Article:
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Wednesday, August 12, 2020  Spokane, Washington  Est. May 19, 1883
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Executed killer was a menacing skinhead at Aryan Nations compound in North Idaho

UPDATED: Tue., July 14, 2020

The Aryan Nation compound at Hayden Lake, Idaho, is shown in 1996, the year Danny Lewis Lee angrily confronted Spokesman-Review reporter Bill Morlin.  (ID)
The Aryan Nation compound at Hayden Lake, Idaho, is shown in 1996, the year Danny Lewis Lee angrily confronted Spokesman-Review reporter Bill Morlin. (ID)
By Bill Morlin For The Spokesman-Review

Danny Lewis Lee, a heavily tattooed, violent skinhead and 1990s bit-player at the Aryan Nations in North Idaho, was executed Tuesday at a U.S. penitentiary in Indiana – the first prisoner put to death by the federal government in 17 years.

I remember Lee very well.

He angrily confronted me at the Aryan Nations compound in April 1996, contemplating an assault with other skinheads.

As a reporter for this newspaper, I had gone to the Aryan compound on Rimrock Road, north of Hayden, at the invitation of Aryan founder Richard Butler. My colleague, photographer Craig Buck, joined me.

Butler greeted us and other journalists while standing at the lectern of his church, adorned with racist flags, artifacts and a bust of Adolf Hitler.

Lee and a group of skinheads stood in the back of the church, shouting “Heil Victory” after Butler concluded his remarks – like always, denouncing Jews, people of color, the media and the federal government.

When Butler agreed to take questions, I asked him if he planned on naming a successor to take over leadership of the Aryan Nations. Butler ducked the question and didn’t immediately name his successor.

The exchange angered Lee. In his view, I had insulted the white supremacist leader – Lee’s guiding light – by suggesting that someday he might die.

Lee and his skinhead buddies followed us out of the compound church, encircled us, and began screaming in a most menacing fashion.

A tall, imposing man, Lee had lost his left eye when he was struck with a cue ball during a Spokane bar fight that started when he called an American Indian a racist name.

Lee refused to wear an eye patch, and his skinhead friends soon were calling him “Cyclops.”

Now Lee was towering over me, his face near mine.

Then he spat on me.

I did not respond and quickly tucked my notebook in a back pocket.

Craig and I backed safely out of that situation, still not knowing then just how violent and far Lee and his associates were willing to go to further their white supremacy beliefs.

It wasn’t long after that encounter in North Idaho that a jury convicted Lee for his involvement in the grisly murders of an Arkansas gun dealer, his wife and 8-year-old daughter.

Their bodies were found taped, bound and weighted with rocks in a bayou. The case shocked and sickened veteran investigators.

According to eyewitnesses at his execution, Lee continued to profess his innocence until just moments before a lethal dose of the drug phenobarbital was pumped into his arm as he lay strapped to a gurney at the federal prison in Terre Haute. He also claimed to have disavowed his long-held racist views.

The execution of the 47-year-old Lee came after the U.S. Supreme Court refused to intervene.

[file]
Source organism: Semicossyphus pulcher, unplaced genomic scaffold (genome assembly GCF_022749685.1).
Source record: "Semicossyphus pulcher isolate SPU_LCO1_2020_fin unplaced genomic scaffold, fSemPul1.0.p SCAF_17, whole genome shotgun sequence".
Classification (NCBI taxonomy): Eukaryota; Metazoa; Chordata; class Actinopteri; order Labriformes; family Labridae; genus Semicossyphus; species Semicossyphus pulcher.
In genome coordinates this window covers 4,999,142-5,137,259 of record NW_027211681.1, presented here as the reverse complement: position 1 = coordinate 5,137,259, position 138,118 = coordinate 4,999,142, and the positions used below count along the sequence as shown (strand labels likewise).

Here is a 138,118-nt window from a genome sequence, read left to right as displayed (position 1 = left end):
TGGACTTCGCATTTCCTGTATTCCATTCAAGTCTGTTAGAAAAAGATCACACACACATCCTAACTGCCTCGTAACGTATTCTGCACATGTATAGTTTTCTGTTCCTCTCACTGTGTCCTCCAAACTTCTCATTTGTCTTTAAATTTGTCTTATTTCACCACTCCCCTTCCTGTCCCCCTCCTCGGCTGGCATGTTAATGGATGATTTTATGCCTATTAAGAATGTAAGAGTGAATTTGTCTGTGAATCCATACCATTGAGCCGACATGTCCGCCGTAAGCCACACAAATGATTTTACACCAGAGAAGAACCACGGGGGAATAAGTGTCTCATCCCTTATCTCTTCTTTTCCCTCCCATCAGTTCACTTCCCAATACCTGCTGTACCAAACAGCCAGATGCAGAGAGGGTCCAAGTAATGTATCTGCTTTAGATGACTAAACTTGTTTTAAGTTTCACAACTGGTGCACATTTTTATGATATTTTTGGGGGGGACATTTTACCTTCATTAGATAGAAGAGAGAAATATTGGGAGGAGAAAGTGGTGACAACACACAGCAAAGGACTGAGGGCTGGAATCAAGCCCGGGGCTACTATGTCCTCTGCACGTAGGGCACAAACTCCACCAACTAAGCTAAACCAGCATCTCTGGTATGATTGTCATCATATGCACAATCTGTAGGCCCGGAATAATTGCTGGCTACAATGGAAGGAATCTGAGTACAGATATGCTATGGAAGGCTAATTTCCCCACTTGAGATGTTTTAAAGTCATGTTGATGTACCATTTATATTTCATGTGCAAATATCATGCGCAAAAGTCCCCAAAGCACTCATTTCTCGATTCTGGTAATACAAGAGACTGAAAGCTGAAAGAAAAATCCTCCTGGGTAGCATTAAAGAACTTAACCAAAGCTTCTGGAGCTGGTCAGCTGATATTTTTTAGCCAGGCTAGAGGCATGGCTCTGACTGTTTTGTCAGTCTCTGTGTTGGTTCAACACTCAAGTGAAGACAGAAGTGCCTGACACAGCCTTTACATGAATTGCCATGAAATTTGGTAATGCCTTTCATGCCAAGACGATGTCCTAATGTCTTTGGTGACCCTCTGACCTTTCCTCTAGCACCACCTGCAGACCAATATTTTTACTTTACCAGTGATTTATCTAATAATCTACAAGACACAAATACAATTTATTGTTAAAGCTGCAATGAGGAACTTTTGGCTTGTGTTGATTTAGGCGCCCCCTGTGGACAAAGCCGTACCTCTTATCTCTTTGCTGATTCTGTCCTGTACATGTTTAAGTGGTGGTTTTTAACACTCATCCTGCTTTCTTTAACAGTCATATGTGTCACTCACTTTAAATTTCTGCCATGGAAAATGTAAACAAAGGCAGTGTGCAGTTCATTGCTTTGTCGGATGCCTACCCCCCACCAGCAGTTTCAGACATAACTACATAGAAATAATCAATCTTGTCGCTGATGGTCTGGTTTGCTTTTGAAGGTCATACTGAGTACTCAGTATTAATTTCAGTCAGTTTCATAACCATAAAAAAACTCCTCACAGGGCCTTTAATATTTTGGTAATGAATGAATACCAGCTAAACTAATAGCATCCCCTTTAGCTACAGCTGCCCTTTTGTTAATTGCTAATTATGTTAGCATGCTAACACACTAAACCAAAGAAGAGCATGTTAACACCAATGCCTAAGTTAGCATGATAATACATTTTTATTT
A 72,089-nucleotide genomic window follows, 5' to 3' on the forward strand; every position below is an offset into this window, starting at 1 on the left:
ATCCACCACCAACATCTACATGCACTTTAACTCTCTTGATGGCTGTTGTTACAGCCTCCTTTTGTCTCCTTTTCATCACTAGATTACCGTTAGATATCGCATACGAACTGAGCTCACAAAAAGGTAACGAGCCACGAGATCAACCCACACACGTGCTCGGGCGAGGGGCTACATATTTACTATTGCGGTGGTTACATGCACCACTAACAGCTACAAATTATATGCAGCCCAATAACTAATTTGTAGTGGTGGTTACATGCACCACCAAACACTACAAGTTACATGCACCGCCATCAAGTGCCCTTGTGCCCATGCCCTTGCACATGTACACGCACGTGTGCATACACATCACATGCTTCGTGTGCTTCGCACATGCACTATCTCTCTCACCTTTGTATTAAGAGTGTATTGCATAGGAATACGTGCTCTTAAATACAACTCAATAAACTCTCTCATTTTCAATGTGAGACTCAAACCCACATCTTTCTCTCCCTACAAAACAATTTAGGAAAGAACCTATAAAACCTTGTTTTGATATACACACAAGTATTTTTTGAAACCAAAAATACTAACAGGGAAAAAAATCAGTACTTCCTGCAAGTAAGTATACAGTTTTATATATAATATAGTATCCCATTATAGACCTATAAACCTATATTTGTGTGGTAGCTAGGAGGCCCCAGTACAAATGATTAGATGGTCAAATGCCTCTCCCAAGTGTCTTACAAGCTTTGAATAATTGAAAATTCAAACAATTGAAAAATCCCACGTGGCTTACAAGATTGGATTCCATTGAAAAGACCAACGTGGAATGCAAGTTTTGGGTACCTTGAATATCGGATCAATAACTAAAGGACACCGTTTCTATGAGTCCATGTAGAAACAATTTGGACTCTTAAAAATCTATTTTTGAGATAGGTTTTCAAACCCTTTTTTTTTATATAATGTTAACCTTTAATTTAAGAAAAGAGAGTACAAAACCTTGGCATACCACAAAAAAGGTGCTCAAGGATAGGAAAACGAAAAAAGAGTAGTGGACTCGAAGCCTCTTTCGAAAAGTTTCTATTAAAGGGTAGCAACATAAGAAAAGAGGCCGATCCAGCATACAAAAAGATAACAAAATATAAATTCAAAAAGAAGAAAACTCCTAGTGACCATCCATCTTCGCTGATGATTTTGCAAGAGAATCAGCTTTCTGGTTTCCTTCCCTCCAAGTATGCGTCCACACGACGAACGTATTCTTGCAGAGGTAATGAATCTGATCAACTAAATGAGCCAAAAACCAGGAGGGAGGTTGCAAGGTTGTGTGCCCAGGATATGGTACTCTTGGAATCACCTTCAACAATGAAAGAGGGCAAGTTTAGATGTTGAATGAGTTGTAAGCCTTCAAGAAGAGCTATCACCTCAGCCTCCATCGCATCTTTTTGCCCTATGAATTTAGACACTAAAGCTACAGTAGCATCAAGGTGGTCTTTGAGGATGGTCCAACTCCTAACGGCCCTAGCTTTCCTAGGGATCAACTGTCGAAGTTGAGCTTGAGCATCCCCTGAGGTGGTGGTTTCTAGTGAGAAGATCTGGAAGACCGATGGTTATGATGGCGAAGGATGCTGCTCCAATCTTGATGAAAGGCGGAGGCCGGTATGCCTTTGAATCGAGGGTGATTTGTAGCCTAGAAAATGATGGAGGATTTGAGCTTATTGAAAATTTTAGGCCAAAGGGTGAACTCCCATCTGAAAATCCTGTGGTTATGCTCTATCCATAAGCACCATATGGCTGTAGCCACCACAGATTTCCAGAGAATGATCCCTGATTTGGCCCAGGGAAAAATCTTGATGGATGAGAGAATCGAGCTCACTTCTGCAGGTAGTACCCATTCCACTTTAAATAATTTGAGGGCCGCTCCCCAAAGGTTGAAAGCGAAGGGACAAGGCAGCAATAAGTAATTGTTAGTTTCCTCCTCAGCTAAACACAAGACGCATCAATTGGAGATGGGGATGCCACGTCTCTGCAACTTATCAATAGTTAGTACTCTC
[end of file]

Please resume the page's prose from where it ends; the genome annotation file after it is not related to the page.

Born in Oklahoma, he became a neo-Nazi skinhead and migrated to the Northwest in the mid-1990s, drawn by the presence of the Aryan Nations, which would later go bankrupt and lose its Idaho compound.

While in this region, Lee stayed in a house in north Spokane and at the now-abandoned Shadows Motel & RV Park site near the North Division Y, where he hung out with Chevie Kehoe and other racists. They carried out various crimes and plotted a whites-only homeland.

Their loot included guns stolen from the murdered Arkansas gun dealer, William Mueller.

The pair had assault rifles, grenades and an estimated 500,000 rounds of ammunition. They traveled from the Shadows, selling the weapons at various gun shows to support their lifestyles, before returning to Spokane.

A former manager at the Shadows told me in a 1999 interview that Chevie Kehoe spent time building machine guns, homemade blasting caps and small bombs. He used phone books to muffle the blast sounds of his practice devices.

One bomb was detonated at the doorway of Spokane City Hall in 1996.

The manager also claimed that a man matching the description of Oklahoma City bomber Timothy McVeigh had visited the Shadows, looking for detonator material shortly before the April 1995 bombing of the federal building in Oklahoma City. The FBI, however, discounted that possibility.

Lee and Kehoe also were associated with Faron Lovelace, an escapee later implicated in a North Idaho murder and the kidnapping and robbery of a couple in Colville.

A jury also convicted Kehoe in 1999 for his involvement in the triple murder, but he escaped the death penalty and received a sentence of life in prison.

The inequity of the sentences given to Lee and Kehoe was raised but didn’t gain traction during the 21 years Lee spent on death row.

There are those who say the administration of justice in death penalty cases certainly isn’t quick, and the repeated postponement of the execution dates seems to add to the argument that it’s cruel and unusual.

The victims’ families pleaded with the Justice Department and the Trump Administration to spare Lee’s life during a pandemic.

After hearing that the execution had been carried out, I reflected on all those thoughts ricocheting with my personal opposition to the death penalty.

It’s as though Danny Lee’s spit is still wet on my shirt.

Bill Morlin is a retired S-R reporter who can be reached at bmorlin@gmail.com

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